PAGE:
Great Expectations (?)

Recently, I shared an article on Facebook about three white supremacists who were arrested by the FBI. Someone commented, “Is there anything more pathetic than someone trying to use skin pigment to claim some sort of superiority?” 

Something about that comment made me think of motherhood. Not the day-to-day operation of raising a child, but the idea of motherhood.

I didn’t immediately know why, but it soon came to me.

It’s because of the notion put forth by sexist, masculinist, patriarchal, what-have-you types who like to say “motherhood is the most important job in the world.”

Now, I would agree with them if what they meant was that the all-consuming job of responsibly and compassionately raising a good human being was the most important job in the world.

But that isn’t what they mean. 

If they did, they would say “parenthood,” not motherhood, is the most important job in the world. If they thought raising children, and not just having them, was valuable, in their tweets and blogs and Make Dicks Into Monuments Again mutual masturbation conventions they would stress the importance of conscientious child-rearing and not the critical importance of women having sex that can result in offspring.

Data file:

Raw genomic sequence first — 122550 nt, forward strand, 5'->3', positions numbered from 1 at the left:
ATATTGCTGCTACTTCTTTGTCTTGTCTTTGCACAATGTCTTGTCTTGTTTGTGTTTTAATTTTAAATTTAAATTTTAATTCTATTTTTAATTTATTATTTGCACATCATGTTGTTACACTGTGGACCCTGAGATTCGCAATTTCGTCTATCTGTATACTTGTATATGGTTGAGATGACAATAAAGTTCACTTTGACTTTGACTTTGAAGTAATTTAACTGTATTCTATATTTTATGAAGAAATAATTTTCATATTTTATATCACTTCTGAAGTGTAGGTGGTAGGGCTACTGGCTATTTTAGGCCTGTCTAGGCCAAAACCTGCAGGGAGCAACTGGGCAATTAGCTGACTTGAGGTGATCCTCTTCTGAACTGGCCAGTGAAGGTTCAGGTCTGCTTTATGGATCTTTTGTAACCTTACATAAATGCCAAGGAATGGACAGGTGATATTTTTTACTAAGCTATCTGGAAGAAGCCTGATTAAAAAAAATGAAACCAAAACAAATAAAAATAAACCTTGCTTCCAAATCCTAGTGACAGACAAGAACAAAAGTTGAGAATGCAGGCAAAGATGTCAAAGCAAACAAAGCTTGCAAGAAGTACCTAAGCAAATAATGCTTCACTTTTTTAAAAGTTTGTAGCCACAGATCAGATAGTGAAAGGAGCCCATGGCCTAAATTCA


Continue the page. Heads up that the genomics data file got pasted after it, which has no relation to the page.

Image by cocoparisienne from Pixabay

Which, coincidentally, takes only a little more effort than being born with white skin–the most significant thing a white person can do, according to white supremacists.

The comment on the white supremacist Facebook post made me think of the “high hopes” that women become mothers because the expectations are similarly low.

  • Be born white
  • Have sex without birth control

I mean, we don’t even have to study for it, or anything. Don’t even have to think. 

Oh—

I think I get it, now.

Kristen Tsetsi is the author of the novel The Age of the Child, “a conjecture of what could happen if the government gets too controlling of reproduction. The reasons people do want to and do not want to have children and what it means to be a child of both types of parents are explored keenly.” (Amazon review)

*Featured image by Gordon Johnson from Pixabay

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